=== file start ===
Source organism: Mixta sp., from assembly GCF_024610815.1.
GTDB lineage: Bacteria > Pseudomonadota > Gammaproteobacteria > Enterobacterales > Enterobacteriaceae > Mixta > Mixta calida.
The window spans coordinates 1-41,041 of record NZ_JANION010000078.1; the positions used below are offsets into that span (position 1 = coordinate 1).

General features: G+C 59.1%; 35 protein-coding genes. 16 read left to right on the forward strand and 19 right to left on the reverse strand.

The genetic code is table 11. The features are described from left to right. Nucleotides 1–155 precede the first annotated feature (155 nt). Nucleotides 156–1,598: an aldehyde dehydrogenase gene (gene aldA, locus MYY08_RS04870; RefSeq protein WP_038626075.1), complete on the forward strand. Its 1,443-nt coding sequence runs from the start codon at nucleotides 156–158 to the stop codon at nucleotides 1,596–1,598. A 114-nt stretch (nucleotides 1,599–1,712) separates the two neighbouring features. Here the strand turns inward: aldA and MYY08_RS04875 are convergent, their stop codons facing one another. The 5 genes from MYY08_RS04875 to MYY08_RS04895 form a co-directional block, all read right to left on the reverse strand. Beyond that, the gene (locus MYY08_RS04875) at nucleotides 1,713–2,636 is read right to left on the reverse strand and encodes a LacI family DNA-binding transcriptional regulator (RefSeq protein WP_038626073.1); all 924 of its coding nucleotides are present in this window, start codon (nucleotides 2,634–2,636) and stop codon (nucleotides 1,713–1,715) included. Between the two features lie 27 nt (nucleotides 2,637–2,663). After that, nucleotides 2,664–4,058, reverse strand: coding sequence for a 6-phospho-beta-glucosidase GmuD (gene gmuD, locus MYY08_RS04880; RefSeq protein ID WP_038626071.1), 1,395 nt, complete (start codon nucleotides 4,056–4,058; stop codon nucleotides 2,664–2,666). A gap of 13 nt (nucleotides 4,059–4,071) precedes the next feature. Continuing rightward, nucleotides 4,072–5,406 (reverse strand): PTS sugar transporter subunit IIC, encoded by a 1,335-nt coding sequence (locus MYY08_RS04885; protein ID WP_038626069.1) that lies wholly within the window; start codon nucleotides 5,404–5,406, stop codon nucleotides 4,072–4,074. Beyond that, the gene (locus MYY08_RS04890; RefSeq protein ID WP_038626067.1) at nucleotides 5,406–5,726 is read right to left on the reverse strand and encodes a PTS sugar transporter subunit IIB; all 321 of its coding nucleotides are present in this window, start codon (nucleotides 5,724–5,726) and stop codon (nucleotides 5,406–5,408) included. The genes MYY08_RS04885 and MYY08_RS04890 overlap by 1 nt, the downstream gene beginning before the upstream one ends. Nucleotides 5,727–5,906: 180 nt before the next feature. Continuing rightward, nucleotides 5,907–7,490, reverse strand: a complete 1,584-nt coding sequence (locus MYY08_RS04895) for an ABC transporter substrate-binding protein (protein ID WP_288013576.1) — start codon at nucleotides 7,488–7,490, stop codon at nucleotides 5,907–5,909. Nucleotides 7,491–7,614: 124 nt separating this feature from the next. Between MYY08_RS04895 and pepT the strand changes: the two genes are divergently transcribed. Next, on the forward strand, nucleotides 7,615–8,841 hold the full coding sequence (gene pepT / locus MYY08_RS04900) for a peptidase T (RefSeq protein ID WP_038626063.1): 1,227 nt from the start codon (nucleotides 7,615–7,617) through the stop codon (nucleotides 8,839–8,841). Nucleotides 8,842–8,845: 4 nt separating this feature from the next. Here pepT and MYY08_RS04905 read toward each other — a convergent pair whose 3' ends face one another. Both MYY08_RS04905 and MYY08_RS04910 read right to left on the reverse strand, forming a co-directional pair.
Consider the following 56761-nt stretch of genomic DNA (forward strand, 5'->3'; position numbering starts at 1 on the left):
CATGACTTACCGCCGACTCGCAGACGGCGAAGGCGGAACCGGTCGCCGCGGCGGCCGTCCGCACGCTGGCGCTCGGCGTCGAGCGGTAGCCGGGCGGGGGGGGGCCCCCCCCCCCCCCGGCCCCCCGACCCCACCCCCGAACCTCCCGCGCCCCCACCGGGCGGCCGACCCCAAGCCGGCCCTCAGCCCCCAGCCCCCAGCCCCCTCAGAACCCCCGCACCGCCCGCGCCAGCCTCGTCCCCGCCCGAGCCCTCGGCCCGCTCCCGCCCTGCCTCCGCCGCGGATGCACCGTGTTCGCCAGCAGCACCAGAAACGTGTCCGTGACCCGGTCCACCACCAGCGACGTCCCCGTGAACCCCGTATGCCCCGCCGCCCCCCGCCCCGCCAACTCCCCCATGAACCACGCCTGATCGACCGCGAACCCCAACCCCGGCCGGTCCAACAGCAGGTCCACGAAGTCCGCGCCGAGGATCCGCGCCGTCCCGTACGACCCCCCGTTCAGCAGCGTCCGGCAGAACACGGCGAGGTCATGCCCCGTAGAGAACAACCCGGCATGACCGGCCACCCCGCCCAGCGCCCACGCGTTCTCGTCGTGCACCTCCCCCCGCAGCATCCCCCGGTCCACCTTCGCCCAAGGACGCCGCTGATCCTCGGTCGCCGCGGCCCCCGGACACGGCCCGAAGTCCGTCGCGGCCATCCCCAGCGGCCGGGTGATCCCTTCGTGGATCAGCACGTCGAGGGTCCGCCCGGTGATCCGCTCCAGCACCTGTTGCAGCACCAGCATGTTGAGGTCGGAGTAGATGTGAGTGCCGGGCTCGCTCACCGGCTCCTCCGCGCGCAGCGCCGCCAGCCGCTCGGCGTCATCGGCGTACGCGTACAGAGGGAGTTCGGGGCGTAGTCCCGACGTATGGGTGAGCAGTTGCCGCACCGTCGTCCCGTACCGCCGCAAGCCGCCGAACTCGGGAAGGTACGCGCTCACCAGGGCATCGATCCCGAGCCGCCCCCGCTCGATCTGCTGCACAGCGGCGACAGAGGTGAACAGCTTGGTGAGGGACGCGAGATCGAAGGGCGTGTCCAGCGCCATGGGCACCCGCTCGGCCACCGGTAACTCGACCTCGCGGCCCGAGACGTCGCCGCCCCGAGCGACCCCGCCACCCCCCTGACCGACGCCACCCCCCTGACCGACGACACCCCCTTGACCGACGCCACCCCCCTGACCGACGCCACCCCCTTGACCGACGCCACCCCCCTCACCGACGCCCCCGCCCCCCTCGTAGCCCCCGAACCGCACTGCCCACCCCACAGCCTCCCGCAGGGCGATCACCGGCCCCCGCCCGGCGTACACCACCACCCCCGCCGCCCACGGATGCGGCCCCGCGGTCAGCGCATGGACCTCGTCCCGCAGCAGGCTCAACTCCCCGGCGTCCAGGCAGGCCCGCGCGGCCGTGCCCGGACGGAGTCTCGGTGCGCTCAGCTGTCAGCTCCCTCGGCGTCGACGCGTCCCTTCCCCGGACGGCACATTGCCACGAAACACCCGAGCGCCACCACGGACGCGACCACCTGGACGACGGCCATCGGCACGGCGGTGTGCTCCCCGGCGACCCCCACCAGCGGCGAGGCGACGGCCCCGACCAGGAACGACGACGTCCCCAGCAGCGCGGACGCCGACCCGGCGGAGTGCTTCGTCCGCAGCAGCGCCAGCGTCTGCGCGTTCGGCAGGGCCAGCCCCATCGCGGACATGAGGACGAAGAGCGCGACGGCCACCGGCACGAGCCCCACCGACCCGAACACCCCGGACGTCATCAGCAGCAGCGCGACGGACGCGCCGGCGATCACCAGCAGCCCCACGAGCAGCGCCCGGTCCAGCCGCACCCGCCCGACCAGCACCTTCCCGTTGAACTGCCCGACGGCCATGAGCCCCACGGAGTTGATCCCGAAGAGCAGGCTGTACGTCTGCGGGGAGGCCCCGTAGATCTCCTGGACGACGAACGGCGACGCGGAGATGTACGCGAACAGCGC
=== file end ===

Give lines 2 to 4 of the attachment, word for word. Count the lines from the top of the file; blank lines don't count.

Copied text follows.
GTDB lineage: Bacteria > Pseudomonadota > Gammaproteobacteria > Enterobacterales > Enterobacteriaceae > Mixta > Mixta calida.
The window spans coordinates 1-41,041 of record NZ_JANION010000078.1; the positions used below are offsets into that span (position 1 = coordinate 1).

General features: G+C 59.1%; 35 protein-coding genes. 16 read left to right on the forward strand and 19 right to left on the reverse strand.